A new survey of attitudes to rape and sexual violence commissioned by the End Violence Against Women Coalition, has found that a significant proportion of the British public are confused about what counts as rape under UK law.
4,000 people eligible for jury service were surveyed across Britain, as part of efforts to understand why sexual offences remain so difficult to prosecute, at a time when reports of sexual violence to police are rising exponentially.
UK Legal Definition Of Rape
Under the 2003 Sexual Offences Act rape occurs whenever someone ‘intentionally penetrates the vagina, anus or mouth’ of non-consenting person with his penis, without reasonable belief that the other person consents.
Assault by penetration is an equivalent offence, which covers cases involving non-consensual sexual penetration by means of any object or body part other than a penis.
The maximum sentence for either offence under UK law is life imprisonment.
But despite a massive leap in the reporting of sexual crime to police, in the wake of the #MeToo movement and a series of high-profile revelations regarding historic sex crimes, there was 23% drop in charges for rape last year.
Rape Reports Rise As Rape Charges Fall
2,822 men were charged with with rape in the year 2017/18, down from 3,671 the year before.
In rape cases the barrier to prosecution remains high, with the Crown Prosecution Service declining to prosecute ‘weak’ cases. The 3,671 men charged in 2016/17 represent just a small proportion of of the 41,186 rape offences recorded by police forces in that period.
Public Perceptions Still Hinder Rape Prosecutions
Unfortunately public attitudes to rape play a large part in how prosecutors assess the merits of trying a rape case, when deciding whether or not a case is strong enough to bring to court.
The survey data published today reveals that a third of Britons questioned didn’t think that a rape had usually occurred in cases in which a victim is pressured into having sex, but there is no physical violence.
One in ten survey participants were either unsure, or believed a rape had not usually occurred in cases in which one partner was sleeping or heavily intoxicated.
Alarmingly, 33% of men surveyed thought that a woman cannot change her mind about sex after a sexual encounter has started.
Generation Gap In Rape Attitudes
However, these figures may disguise a generational divide in attitudes to rape in the UK.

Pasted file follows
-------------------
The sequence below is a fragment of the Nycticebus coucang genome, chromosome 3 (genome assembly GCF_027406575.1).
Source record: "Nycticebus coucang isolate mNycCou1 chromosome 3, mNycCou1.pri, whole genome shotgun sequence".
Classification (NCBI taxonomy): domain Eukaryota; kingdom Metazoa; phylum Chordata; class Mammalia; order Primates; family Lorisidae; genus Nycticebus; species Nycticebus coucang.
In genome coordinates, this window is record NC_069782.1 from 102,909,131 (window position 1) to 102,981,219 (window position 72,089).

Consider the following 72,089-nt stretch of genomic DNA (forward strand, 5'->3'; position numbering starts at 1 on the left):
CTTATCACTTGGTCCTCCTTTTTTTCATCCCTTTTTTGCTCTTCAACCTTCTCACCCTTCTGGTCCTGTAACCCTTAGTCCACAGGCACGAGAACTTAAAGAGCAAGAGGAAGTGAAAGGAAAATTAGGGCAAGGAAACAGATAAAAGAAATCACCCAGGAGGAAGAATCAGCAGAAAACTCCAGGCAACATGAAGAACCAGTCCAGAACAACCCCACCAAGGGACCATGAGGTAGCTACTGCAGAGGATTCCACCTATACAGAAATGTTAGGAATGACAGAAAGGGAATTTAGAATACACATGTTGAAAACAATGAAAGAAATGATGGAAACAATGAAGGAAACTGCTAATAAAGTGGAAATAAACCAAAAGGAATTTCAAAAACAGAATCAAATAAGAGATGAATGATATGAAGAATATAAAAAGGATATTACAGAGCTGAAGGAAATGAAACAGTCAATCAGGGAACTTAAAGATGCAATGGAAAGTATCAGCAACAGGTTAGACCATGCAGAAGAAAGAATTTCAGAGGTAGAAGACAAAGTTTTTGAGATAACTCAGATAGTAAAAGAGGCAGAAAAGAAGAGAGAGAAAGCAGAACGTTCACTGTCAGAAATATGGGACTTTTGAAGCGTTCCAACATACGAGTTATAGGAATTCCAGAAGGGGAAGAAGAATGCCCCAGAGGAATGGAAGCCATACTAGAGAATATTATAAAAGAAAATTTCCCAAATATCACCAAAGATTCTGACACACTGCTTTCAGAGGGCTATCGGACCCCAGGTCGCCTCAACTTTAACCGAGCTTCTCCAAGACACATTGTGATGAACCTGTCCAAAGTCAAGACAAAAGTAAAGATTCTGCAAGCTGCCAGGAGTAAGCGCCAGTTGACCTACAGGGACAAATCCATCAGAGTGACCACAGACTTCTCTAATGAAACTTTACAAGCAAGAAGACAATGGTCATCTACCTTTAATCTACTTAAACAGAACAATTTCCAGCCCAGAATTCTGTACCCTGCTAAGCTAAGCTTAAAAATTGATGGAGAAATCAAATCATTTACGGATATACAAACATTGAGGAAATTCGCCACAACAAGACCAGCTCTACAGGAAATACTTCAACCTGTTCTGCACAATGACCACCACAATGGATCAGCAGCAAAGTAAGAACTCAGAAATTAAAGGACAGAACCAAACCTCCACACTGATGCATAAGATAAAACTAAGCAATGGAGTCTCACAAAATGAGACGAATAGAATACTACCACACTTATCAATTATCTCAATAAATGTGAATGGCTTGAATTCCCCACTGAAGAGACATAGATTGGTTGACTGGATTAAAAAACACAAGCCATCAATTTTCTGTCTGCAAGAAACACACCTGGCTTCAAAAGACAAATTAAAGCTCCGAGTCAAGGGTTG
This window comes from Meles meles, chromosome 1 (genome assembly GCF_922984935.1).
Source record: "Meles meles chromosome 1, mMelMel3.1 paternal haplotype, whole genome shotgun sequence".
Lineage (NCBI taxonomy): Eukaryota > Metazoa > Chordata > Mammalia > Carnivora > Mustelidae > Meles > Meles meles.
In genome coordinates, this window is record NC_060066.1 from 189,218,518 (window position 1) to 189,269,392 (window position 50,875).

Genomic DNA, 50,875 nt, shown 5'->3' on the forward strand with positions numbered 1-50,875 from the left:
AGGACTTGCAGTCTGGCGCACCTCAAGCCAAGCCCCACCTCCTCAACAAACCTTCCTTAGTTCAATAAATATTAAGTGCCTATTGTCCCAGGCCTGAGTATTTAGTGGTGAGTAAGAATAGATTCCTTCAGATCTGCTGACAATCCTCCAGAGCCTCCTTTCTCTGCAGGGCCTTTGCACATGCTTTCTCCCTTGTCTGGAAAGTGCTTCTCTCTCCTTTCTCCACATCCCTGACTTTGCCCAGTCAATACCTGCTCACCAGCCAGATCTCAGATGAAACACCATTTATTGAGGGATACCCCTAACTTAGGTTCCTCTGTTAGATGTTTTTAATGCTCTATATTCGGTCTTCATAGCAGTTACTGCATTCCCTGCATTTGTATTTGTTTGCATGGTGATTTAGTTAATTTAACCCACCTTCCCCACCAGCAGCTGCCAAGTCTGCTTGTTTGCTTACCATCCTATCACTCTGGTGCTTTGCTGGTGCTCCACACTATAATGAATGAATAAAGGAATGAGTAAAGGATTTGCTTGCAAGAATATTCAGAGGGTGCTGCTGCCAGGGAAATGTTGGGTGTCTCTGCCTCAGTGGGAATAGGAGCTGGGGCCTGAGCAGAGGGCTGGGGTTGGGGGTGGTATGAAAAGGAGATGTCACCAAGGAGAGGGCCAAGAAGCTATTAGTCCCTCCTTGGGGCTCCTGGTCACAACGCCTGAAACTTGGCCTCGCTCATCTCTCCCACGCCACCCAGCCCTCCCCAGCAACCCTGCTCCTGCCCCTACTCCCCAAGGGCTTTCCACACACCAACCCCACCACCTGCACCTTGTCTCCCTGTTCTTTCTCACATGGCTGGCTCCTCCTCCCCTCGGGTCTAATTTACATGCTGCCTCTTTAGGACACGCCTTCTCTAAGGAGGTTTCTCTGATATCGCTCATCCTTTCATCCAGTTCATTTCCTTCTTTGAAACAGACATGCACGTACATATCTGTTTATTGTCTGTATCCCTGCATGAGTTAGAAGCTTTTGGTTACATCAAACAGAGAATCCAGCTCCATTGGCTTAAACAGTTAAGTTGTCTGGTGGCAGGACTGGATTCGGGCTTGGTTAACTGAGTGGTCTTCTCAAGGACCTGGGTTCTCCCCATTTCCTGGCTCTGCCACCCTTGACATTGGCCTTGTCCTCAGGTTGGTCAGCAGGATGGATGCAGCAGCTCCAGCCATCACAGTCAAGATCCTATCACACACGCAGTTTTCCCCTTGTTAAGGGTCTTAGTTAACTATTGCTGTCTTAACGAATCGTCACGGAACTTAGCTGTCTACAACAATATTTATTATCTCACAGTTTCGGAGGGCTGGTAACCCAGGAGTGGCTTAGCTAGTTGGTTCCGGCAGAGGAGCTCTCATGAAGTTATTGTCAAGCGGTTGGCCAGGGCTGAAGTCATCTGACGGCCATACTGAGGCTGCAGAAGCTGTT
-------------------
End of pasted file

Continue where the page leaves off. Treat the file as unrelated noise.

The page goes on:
While a third of those surveyed overall believed that generally no rape had occurred in situations in which consent is withdrawn partway through the act, but the sex continues regardless, only 22% of those in the 25-49 age bracket shared this belief, compared with 42% of over 65s.
Similarly, 35% of over 65s did not believe that non-consenting sex with a wife or a partner met the legal definition of rape, compared to just 16% of 16-24s.
This generation gap may be partially explained by the fact that less than 30 years have passed since UK law was amended to criminalize rape within marriage, which only became a crime in 1991.
Combating Sexual Violence Requires More Than Hashtags
Despite the cultural impact of the #MeToo movement, with ever more survivors of sexual violence coming forward to share their stories, practical and legal support for rape victims may be more difficult to come by than many members of the public believe.
The research showed that 60% of those surveyed believed that free counseling services are automatically available to victims of rape in UK. In reality there is no statutory provision for these types of services and funding for rape crisis centres, which provided this sort of support in the past, has been cut drastically in recent years as a part of government austerity measures.
Rachel Krys, co-director of the End Violence Against Women Coalition said “This research shows that confusion and myths about rape are still very common, and this could explain why it’s hard for juries to make fair decisions if they don’t understand or agree with our laws on rape.”